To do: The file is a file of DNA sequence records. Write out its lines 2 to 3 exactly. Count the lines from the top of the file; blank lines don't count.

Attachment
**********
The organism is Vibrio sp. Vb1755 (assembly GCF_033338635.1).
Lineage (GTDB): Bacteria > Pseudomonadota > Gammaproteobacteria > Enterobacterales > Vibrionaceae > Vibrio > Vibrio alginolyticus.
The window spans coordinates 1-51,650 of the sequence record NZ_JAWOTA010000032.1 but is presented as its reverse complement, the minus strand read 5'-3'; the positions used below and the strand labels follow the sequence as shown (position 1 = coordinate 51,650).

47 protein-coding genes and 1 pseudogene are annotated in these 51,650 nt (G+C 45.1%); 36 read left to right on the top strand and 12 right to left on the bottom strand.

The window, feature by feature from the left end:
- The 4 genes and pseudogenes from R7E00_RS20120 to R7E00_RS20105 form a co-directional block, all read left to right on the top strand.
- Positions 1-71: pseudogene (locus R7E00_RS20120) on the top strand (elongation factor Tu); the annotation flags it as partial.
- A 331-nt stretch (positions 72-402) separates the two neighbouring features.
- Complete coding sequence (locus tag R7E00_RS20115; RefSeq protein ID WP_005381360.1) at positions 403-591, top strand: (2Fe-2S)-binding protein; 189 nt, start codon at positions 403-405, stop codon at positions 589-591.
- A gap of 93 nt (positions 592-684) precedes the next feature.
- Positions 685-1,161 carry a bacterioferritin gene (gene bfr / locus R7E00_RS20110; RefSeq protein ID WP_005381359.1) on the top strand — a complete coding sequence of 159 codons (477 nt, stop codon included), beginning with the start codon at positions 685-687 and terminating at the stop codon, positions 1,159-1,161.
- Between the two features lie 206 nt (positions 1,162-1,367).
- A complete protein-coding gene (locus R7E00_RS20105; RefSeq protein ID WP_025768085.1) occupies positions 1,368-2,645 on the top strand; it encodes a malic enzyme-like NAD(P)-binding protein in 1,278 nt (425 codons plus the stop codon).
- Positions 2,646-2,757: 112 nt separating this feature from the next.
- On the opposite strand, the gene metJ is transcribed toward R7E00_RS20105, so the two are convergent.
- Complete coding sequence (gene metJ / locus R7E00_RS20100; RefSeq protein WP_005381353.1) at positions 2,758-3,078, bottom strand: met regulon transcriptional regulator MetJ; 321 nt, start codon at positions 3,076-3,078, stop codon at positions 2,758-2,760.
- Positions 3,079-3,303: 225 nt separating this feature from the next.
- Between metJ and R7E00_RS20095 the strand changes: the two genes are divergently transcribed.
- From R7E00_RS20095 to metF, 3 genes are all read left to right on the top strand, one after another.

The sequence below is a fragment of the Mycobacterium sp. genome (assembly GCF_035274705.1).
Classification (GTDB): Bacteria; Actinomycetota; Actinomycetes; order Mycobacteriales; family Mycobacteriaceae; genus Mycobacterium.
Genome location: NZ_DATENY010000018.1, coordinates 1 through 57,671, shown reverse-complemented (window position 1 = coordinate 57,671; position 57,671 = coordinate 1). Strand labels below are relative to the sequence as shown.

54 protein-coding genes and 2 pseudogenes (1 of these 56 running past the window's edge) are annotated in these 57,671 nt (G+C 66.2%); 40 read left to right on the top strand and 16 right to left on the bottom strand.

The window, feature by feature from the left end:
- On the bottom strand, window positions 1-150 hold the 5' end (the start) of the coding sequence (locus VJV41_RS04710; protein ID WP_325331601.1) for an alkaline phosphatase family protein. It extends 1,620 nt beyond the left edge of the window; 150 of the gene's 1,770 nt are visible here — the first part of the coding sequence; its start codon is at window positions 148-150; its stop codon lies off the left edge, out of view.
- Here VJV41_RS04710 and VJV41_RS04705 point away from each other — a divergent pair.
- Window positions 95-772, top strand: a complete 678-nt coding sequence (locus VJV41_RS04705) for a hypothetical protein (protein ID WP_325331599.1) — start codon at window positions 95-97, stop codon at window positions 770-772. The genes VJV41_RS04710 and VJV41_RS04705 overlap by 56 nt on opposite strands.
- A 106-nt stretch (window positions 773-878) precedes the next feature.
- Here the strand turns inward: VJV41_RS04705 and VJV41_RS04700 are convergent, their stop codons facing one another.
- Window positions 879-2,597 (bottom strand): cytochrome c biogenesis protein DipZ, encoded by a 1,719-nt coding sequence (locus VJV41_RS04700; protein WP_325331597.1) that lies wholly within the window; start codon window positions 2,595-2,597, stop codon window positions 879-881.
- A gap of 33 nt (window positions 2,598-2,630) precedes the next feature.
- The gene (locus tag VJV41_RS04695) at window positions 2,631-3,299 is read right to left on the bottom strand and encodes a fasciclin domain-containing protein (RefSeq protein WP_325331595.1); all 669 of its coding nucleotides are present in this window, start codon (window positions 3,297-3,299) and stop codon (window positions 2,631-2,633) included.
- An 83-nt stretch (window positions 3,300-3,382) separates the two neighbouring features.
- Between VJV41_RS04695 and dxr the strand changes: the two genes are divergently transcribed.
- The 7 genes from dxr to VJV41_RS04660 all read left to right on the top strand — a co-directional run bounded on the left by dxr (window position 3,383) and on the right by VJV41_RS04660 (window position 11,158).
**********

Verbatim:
Lineage (GTDB): Bacteria > Pseudomonadota > Gammaproteobacteria > Enterobacterales > Vibrionaceae > Vibrio > Vibrio alginolyticus.
The window spans coordinates 1-51,650 of the sequence record NZ_JAWOTA010000032.1 but is presented as its reverse complement, the minus strand read 5'-3'; the positions used below and the strand labels follow the sequence as shown (position 1 = coordinate 51,650).